A 56-year-old woman was referred for ongoing glaucoma management. She had been diagnosed with glaucoma in Jamaica five years earlier. She reported progressively worsening vision in her right eye for the past 10 years. Her best-corrected visual acuity was light perception in the right eye and 20/30 in the left. A relative afferent pupil defect was present in the right eye. She ran out of her glaucoma medication and had not instilled the drops for several months. Her intraocular pressure was 19mm Hg OD and 18mm Hg OS. Her central corneal thickness was 560µm and 544µm OD and OS, respectively. She was normal biomicroscopically, and her optic nerves demonstrated significant rim compromise bilaterally. Additionally, the remaining optic rim tissue appeared pale in each eye. 

The painless progressive vision loss combined with optic disc pallor concerned us. Was something developing in addition to her glaucoma? Threshold perimetry could not be performed in her right eye due to her poor acuity. However, the results of her left eye showed a dense left vertical visual field defect. She was counseled about the implications of these findings and referred for MRI of the orbits and chiasm, which subsequently revealed a pituitary macroadenoma.

Optometrists are well versed in compressive lesions that impact the visual system. While most ODs are comfortable in recognizing the signs of chiasmal tumors and ordering the appropriate neuroimaging, it is important to understand what comes next for the patient. Once the diagnosis is made, it is incumbent upon the optometrist making the diagnosis to know the current management routine of such tumors so he or she can properly counsel anxious patients. 

A fundus image shows the eye of a 56-year-old woman with glaucoma experiencing progressive visual loss.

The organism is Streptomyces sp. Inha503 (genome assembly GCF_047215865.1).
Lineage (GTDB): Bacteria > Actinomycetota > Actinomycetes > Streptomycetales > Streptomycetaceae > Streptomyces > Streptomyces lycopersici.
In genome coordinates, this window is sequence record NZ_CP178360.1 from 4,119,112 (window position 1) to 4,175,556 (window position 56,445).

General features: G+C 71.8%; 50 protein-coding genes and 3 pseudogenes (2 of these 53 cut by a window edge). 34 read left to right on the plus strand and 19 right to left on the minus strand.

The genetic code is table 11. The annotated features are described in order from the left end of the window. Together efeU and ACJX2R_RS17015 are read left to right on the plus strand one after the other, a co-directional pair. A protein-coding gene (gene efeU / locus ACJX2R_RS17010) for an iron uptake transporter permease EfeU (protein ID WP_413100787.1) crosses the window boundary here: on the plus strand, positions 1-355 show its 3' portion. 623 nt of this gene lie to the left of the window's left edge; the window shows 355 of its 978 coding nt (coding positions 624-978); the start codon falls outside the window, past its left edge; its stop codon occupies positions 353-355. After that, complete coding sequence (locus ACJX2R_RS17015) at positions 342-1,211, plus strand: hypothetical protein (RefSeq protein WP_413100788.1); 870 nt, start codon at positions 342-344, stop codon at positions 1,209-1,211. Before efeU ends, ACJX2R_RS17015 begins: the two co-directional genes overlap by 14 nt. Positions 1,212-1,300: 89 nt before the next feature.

In this column, we review pituitary tumor management.

Pituitary adenomas are common intracranial tumors. The prevalence in the general population is about 17%. Many cases are asymptomatic.1 Pituitary tumors demonstrate a peak incidence between the ages of 30 and 60 and are considered rare in individuals younger than 20; women tend to be affected at an earlier age than men.2-4 

Patients may present with visual symptoms, including diminished acuity, color desaturation, visual field loss and even diplopia if the cavernous sinus is involved.5 The classic visual field defect is a bi-temporal hemianopia that is denser superior than inferior, although a junctional scotoma with optic nerve involvement and visual acuity loss is also possible. Patients with pituitary adenoma may initially display a normal optic nerve, though long-standing chiasmal compression may lead to optic atrophy and disc pallor.5 

Signs and Symptoms 
Systemic signs and symptoms can accompany pituitary adenomas. Effects of the expanding neoplasm include headache, seizures or cerebrospinal fluid rhinorrhea.6 Hormonal changes may also occur. Prolactinomas producing excessive levels of prolactin are the most common form of pituitary adenoma and cause amenorrhea, galactorrhea and infertility in females. Males may experience decreased libido and impotence.6 Tumors that secrete excess growth hormone cause gigantism in children and acromegaly in adults.4,6 Adrenocorticotrophic hormone (ACTH)–secreting adenomas produce Cushing’s disease (hyperadrenalism).4 Despite this array of signs and symptoms, a significant amount of pituitary adenomas are silent and are discovered only by chance during unrelated brain imaging.6,7

Pituitary adenomas are typically benign, slow-growing neoplasms of epithelial origin.8 In most cases, they arise from the adenohypophysis. The optic chiasm is situated approximately 8mm to 13mm above the pituitary gland. Upwardly growing pituitary tumors can impinge on the anterior notch of the chiasm at its lowest lying aspect, producing the classic bitemporal hemianopsia with increased density superiorly. Since tumor growth is usually asymmetrical, the field loss between two eyes is also typically asymmetrical. Pituitary adenomas are differentiated clinically by size and hormonal hypersecretion. Microadenomas are 10mm or less in diameter without sellar enlargement and have little impact on the visual system or gland function and may remain undetected throughout a patient’s life. Macroadenomas are 10mm or larger and have the capacity to expand beyond the sella turcica and induce mass effect symptoms such as headache and visual disturbances.9